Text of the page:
Philosophy in the Boudoir

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Tomer Hanuka-Cover of Philosophy in the Boudoir

To Libertines

Voluptuaries of all ages, of every sex, it is to you only that I offer this work; nourish yourselves upon its principles: they favour your passions, whereof coldly insipid moralists put you in fear, are naught but the means Nature employs to bring man to the ends she prescribes to him; hearken only to these delicious Promptings, for no voice save that of the passions can conduct you to happiness.

Lewd women, let the voluptuous Saint-Ange be your model; after her example, be heedless of all that contradicts pleasure’s divine laws, by which all her life she was enchained.

You young maidens, too long constrained by a fanciful Virtue’s absurd and dangerous bonds and by those of a disgusting religion, imitate the fiery Eugenie; be as quick as she to destroy, to spurn all those ridiculous precepts inculcated in you by imbecile parents.

And you, amiable debauchees, you who since youth have known no limits but those of your desires and who have been governed by your caprices alone, study the cynical Dolmance, proceed like him and go as far as he if you too would travel the length of those flowered ways your lechery prepares for you; in Dolmance’s academy be at last convinced it is only by exploring and enlarging the sphere of his tastes and whims, it is only by sacrificing everything to senses pleasure that this individual, who never asked to be cast into this universe of woe, that this poor creature who goes under the name of Man, may be able to sow a smattering of roses atop the thorny path of life.

Marquis De Sade-Philosophy in the Boudoir 1795

I have included the above dedication to Philosophy in the Boudoir in full (see The Moment for further information concerning the libertine tradition that it is the culmination of) to give a taste of the style and concerns of the Divine Marquis (see Citizen Sade and Yet Another Effort). As the title suggests, Philosophy in the Boudoir features a lot of sex and philosophical conversation yet it remains the most accessible of his major works, with very little physical cruelty (well, at least until the shocking, Grand Guignol ending) and contains many examples of fine, though somewhat, black humour. However it is the Marquis De Sade, so it is not for the squeamish as the language is frequently coarse and crude, while it contains vivid descriptions of sexual practises that are still shocking today, over 220 years after its initial publication.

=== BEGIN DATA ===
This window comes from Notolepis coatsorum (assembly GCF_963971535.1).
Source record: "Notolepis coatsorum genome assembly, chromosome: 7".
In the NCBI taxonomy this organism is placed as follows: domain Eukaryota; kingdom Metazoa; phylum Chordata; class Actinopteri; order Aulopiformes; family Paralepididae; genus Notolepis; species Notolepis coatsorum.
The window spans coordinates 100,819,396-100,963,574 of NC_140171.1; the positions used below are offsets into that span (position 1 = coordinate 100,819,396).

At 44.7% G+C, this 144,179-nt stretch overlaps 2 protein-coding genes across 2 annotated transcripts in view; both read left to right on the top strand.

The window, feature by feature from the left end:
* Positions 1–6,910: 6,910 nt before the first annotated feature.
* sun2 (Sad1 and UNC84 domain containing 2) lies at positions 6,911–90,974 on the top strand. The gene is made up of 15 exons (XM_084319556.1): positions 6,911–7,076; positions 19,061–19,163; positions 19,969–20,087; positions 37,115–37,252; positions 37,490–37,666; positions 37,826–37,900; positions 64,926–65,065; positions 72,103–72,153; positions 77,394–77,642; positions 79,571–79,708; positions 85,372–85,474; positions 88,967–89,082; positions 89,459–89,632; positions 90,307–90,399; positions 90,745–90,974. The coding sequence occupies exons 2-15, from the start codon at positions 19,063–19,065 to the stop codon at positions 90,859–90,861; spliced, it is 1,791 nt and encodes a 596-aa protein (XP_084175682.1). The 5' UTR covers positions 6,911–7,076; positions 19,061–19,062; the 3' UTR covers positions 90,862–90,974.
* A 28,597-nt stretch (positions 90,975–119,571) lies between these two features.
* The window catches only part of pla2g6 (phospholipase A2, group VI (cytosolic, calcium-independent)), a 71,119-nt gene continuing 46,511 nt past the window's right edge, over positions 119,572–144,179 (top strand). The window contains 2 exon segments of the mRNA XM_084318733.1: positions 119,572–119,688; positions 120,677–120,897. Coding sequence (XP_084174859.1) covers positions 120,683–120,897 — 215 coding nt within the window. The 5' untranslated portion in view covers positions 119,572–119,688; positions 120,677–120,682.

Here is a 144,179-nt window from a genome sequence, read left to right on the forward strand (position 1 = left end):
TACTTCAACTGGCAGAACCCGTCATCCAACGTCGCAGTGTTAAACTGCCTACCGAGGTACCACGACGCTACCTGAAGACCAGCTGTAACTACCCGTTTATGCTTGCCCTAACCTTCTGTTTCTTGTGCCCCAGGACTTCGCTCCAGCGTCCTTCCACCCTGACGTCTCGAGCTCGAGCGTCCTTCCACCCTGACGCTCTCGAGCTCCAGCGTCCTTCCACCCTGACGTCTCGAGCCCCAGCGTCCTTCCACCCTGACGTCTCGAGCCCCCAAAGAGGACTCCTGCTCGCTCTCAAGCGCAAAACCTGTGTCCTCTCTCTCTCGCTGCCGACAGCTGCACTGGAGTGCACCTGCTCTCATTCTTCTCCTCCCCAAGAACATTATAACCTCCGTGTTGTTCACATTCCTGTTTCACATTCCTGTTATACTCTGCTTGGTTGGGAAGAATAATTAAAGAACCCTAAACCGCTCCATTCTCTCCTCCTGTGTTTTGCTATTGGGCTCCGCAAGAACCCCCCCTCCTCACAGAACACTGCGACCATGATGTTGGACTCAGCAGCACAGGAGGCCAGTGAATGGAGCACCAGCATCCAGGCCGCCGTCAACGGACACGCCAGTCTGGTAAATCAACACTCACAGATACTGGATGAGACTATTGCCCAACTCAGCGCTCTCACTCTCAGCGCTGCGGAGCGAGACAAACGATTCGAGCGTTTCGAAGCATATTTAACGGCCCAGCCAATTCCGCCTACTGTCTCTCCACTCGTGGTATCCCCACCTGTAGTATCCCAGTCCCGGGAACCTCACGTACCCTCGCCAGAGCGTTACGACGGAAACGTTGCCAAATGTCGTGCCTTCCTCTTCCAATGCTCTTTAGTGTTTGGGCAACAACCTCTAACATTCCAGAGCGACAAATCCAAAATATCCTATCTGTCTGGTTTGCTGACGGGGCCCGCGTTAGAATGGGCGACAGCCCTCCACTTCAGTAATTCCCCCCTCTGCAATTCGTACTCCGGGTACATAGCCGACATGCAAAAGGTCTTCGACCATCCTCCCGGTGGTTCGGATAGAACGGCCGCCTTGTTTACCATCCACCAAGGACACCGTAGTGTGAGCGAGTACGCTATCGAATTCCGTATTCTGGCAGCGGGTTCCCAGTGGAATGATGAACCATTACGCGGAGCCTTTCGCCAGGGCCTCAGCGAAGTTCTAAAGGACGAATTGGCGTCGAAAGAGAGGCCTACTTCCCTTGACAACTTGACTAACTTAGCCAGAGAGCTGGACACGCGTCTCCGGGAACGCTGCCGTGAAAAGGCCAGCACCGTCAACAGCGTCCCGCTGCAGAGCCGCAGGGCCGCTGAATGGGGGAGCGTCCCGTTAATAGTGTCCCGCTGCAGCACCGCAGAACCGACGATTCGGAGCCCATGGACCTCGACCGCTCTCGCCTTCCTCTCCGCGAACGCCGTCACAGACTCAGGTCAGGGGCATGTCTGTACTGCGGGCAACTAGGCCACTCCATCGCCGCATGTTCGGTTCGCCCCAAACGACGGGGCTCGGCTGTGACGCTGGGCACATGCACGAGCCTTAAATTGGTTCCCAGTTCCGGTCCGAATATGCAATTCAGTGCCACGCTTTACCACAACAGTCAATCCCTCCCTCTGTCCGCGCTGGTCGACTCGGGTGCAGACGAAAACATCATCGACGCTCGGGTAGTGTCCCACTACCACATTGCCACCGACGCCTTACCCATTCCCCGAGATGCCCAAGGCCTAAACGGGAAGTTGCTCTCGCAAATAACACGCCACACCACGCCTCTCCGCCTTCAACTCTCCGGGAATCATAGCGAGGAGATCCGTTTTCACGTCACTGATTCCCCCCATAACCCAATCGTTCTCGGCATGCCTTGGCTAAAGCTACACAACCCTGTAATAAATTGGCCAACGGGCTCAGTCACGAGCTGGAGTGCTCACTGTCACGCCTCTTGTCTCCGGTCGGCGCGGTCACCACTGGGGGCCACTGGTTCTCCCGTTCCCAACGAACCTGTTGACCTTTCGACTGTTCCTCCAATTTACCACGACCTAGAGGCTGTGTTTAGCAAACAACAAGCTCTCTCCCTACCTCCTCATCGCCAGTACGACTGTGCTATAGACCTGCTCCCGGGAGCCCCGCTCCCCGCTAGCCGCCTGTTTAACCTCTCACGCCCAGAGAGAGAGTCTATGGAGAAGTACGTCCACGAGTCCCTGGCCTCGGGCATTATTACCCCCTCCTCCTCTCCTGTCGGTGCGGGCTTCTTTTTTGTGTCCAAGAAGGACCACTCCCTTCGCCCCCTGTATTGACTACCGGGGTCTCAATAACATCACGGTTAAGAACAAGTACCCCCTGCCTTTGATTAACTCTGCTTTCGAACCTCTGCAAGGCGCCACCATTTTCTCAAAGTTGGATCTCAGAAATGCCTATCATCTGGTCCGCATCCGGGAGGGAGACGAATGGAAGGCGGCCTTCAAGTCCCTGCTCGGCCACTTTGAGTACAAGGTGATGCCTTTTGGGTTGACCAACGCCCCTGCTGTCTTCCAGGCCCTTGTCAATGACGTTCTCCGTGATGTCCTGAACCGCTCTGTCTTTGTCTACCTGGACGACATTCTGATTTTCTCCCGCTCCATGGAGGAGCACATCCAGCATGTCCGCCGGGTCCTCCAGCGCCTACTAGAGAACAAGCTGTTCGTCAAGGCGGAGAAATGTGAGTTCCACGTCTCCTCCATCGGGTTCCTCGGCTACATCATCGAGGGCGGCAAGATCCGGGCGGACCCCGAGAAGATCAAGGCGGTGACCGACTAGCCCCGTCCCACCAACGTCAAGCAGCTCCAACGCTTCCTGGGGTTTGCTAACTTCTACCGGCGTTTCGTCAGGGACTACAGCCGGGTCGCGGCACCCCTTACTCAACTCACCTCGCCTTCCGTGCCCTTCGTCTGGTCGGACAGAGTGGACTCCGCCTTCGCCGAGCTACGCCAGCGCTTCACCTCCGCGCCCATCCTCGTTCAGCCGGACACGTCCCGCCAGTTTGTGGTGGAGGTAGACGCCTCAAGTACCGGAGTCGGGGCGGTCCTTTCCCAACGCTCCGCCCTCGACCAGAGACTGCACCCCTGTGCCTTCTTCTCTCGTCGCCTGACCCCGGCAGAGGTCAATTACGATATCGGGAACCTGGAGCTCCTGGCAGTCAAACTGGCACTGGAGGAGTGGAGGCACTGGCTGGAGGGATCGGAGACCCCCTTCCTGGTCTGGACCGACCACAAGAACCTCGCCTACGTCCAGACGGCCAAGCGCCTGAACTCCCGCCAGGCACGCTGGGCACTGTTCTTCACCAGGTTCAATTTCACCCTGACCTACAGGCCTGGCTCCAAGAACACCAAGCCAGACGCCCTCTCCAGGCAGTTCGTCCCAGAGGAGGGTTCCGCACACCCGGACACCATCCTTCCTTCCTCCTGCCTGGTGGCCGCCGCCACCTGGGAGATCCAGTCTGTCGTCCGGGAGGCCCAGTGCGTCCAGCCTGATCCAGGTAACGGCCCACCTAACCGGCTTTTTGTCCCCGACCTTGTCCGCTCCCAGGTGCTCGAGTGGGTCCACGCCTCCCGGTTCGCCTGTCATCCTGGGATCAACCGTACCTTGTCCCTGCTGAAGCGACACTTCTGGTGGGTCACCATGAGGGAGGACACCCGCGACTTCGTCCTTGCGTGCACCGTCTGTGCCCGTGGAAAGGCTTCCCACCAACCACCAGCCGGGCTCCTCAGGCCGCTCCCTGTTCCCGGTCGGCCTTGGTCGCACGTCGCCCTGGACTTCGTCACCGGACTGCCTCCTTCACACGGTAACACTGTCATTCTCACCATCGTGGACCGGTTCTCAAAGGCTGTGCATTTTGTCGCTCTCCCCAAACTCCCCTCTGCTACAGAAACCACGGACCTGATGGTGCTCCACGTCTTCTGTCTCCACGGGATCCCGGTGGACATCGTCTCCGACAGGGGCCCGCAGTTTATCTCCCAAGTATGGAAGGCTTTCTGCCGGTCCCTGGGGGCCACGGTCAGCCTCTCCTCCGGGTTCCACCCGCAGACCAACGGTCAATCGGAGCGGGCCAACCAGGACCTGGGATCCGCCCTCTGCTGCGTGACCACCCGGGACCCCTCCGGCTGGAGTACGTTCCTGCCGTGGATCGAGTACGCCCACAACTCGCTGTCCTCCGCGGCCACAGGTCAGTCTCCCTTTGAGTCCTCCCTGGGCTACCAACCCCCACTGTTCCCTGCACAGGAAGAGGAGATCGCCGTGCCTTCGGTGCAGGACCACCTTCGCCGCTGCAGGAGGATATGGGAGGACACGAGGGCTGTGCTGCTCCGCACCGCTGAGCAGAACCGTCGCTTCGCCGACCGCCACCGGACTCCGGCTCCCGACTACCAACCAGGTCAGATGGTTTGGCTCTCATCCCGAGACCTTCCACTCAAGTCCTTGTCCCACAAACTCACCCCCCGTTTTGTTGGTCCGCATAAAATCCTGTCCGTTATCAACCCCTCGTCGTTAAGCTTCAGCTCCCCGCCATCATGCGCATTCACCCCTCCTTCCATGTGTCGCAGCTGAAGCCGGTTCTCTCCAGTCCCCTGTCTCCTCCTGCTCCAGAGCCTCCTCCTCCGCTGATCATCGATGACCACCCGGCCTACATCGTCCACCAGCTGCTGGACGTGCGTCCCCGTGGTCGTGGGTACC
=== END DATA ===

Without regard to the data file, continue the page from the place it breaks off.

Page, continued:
Philosophy in the Boudoir describes in seven dialogues, the sexual and very unsentimental education of Eugenie (as critics have noted, the very name is chosen with care) over two days by a group of libertines: Madame De Saint-Ange (though they is nothing remotely saintly or angelic about her) whose boudoir is the setting of the piece, Saint-Ange’s younger brother Le Chevalier (who is involved in an incestuous relationship with his sister) and the archetypal libertine Dolmance., who is often thought to be somewhat of a self portrait of the Marquis himself.

All the characters, as is often the case in De Sade, are bisexual by principle. Dolmance provides most of the philosophy, stating that religion, morality, modesty and compassion are all absurd notions that stand in the way of the ultimate and only goal of human existence: pleasure. Saint-Ange and Dolmance further elaborates to Eugenie that it is impossible to feel true pleasure without pain. Sex without pain is like food without taste for De Sade.

Eugenie proves to be a quick and enthusiastic learner. In the middle of the fifth dialogue all the characters take a break to listen to Dolmance read out a pamphlet he found in the street, the famous  Yet Another Effort, Frenchman, If You Would Become Republicans, which is a distillation of De Sade’s philosophy and hopes for Revolutionary France. De Sade devotes a lot of time to beseeching  the Republic, now that it has deposed of the tyrant on the throne to banish forever the worship of God. Only then can they truly become Republicans. Once the dead hand of religion has been lifted, then morality surely has to follow. De Sade argues that theft should be applauded as private property is a source of evil. Prostitution will be encouraged and adultery by both sexes is permitted. There should be no law against homosexuality as it both natural and normal. The death penalty must be abolished. Basically De Sade upends every moral precept of the age and declares the less laws a State has, the better. He then goes on to warn that if these innovations are not followed then France will relapse and become a monarchical society again (he was right on this point).